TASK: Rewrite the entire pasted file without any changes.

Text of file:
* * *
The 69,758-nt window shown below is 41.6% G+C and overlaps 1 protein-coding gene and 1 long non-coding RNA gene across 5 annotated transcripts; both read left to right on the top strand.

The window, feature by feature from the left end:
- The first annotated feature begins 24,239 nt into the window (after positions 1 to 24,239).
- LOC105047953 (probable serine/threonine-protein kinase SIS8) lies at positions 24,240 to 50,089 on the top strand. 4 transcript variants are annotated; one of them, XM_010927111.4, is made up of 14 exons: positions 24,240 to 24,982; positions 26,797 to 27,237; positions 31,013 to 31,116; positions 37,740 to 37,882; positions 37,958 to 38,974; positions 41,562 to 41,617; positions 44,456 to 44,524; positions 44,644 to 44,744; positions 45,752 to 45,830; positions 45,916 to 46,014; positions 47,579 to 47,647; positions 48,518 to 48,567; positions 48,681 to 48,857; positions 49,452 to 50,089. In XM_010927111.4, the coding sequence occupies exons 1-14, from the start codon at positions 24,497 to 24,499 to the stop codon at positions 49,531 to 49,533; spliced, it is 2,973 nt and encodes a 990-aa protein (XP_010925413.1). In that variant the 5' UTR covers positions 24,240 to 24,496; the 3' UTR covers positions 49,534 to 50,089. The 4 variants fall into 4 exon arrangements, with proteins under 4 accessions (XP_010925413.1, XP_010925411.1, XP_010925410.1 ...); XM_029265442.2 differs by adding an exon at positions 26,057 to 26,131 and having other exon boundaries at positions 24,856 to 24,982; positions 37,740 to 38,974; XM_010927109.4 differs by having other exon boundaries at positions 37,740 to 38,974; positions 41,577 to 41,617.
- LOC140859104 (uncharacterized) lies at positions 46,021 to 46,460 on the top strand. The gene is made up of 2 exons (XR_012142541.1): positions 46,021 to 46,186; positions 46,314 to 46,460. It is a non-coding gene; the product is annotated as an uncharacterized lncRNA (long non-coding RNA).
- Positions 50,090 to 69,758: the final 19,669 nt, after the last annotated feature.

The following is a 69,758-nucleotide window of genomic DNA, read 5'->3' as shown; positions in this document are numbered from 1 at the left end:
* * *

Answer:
The 69,758-nt window shown below is 41.6% G+C and overlaps 1 protein-coding gene and 1 long non-coding RNA gene across 5 annotated transcripts; both read left to right on the top strand.

The window, feature by feature from the left end:
- The first annotated feature begins 24,239 nt into the window (after positions 1 to 24,239).
- LOC105047953 (probable serine/threonine-protein kinase SIS8) lies at positions 24,240 to 50,089 on the top strand. 4 transcript variants are annotated; one of them, XM_010927111.4, is made up of 14 exons: positions 24,240 to 24,982; positions 26,797 to 27,237; positions 31,013 to 31,116; positions 37,740 to 37,882; positions 37,958 to 38,974; positions 41,562 to 41,617; positions 44,456 to 44,524; positions 44,644 to 44,744; positions 45,752 to 45,830; positions 45,916 to 46,014; positions 47,579 to 47,647; positions 48,518 to 48,567; positions 48,681 to 48,857; positions 49,452 to 50,089. In XM_010927111.4, the coding sequence occupies exons 1-14, from the start codon at positions 24,497 to 24,499 to the stop codon at positions 49,531 to 49,533; spliced, it is 2,973 nt and encodes a 990-aa protein (XP_010925413.1). In that variant the 5' UTR covers positions 24,240 to 24,496; the 3' UTR covers positions 49,534 to 50,089. The 4 variants fall into 4 exon arrangements, with proteins under 4 accessions (XP_010925413.1, XP_010925411.1, XP_010925410.1 ...); XM_029265442.2 differs by adding an exon at positions 26,057 to 26,131 and having other exon boundaries at positions 24,856 to 24,982; positions 37,740 to 38,974; XM_010927109.4 differs by having other exon boundaries at positions 37,740 to 38,974; positions 41,577 to 41,617.
- LOC140859104 (uncharacterized) lies at positions 46,021 to 46,460 on the top strand. The gene is made up of 2 exons (XR_012142541.1): positions 46,021 to 46,186; positions 46,314 to 46,460. It is a non-coding gene; the product is annotated as an uncharacterized lncRNA (long non-coding RNA).
- Positions 50,090 to 69,758: the final 19,669 nt, after the last annotated feature.

The following is a 69,758-nucleotide window of genomic DNA, read 5'->3' as shown; positions in this document are numbered from 1 at the left end: